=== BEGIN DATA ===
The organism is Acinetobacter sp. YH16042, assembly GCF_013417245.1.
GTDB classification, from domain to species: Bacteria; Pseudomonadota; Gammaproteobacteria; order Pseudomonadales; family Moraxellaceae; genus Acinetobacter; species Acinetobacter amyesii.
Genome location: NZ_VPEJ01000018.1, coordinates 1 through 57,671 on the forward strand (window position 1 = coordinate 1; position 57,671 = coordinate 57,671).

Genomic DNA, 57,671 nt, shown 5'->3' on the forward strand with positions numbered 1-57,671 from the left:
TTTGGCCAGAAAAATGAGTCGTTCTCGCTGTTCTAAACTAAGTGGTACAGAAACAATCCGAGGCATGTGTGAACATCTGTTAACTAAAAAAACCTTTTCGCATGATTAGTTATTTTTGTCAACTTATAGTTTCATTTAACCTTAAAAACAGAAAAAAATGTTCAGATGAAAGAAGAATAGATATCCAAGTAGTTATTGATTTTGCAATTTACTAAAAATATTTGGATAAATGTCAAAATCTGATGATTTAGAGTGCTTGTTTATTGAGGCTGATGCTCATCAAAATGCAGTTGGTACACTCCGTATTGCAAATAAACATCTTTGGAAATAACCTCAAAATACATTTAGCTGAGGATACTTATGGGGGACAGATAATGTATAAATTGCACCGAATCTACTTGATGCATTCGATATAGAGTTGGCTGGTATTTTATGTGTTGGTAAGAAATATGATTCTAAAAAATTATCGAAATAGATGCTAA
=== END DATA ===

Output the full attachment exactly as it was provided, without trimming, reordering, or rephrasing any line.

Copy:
The organism is Acinetobacter sp. YH16042, assembly GCF_013417245.1.
GTDB classification, from domain to species: Bacteria; Pseudomonadota; Gammaproteobacteria; order Pseudomonadales; family Moraxellaceae; genus Acinetobacter; species Acinetobacter amyesii.
Genome location: NZ_VPEJ01000018.1, coordinates 1 through 57,671 on the forward strand (window position 1 = coordinate 1; position 57,671 = coordinate 57,671).

Genomic DNA, 57,671 nt, shown 5'->3' on the forward strand with positions numbered 1-57,671 from the left:
TTTGGCCAGAAAAATGAGTCGTTCTCGCTGTTCTAAACTAAGTGGTACAGAAACAATCCGAGGCATGTGTGAACATCTGTTAACTAAAAAAACCTTTTCGCATGATTAGTTATTTTTGTCAACTTATAGTTTCATTTAACCTTAAAAACAGAAAAAAATGTTCAGATGAAAGAAGAATAGATATCCAAGTAGTTATTGATTTTGCAATTTACTAAAAATATTTGGATAAATGTCAAAATCTGATGATTTAGAGTGCTTGTTTATTGAGGCTGATGCTCATCAAAATGCAGTTGGTACACTCCGTATTGCAAATAAACATCTTTGGAAATAACCTCAAAATACATTTAGCTGAGGATACTTATGGGGGACAGATAATGTATAAATTGCACCGAATCTACTTGATGCATTCGATATAGAGTTGGCTGGTATTTTATGTGTTGGTAAGAAATATGATTCTAAAAAATTATCGAAATAGATGCTAA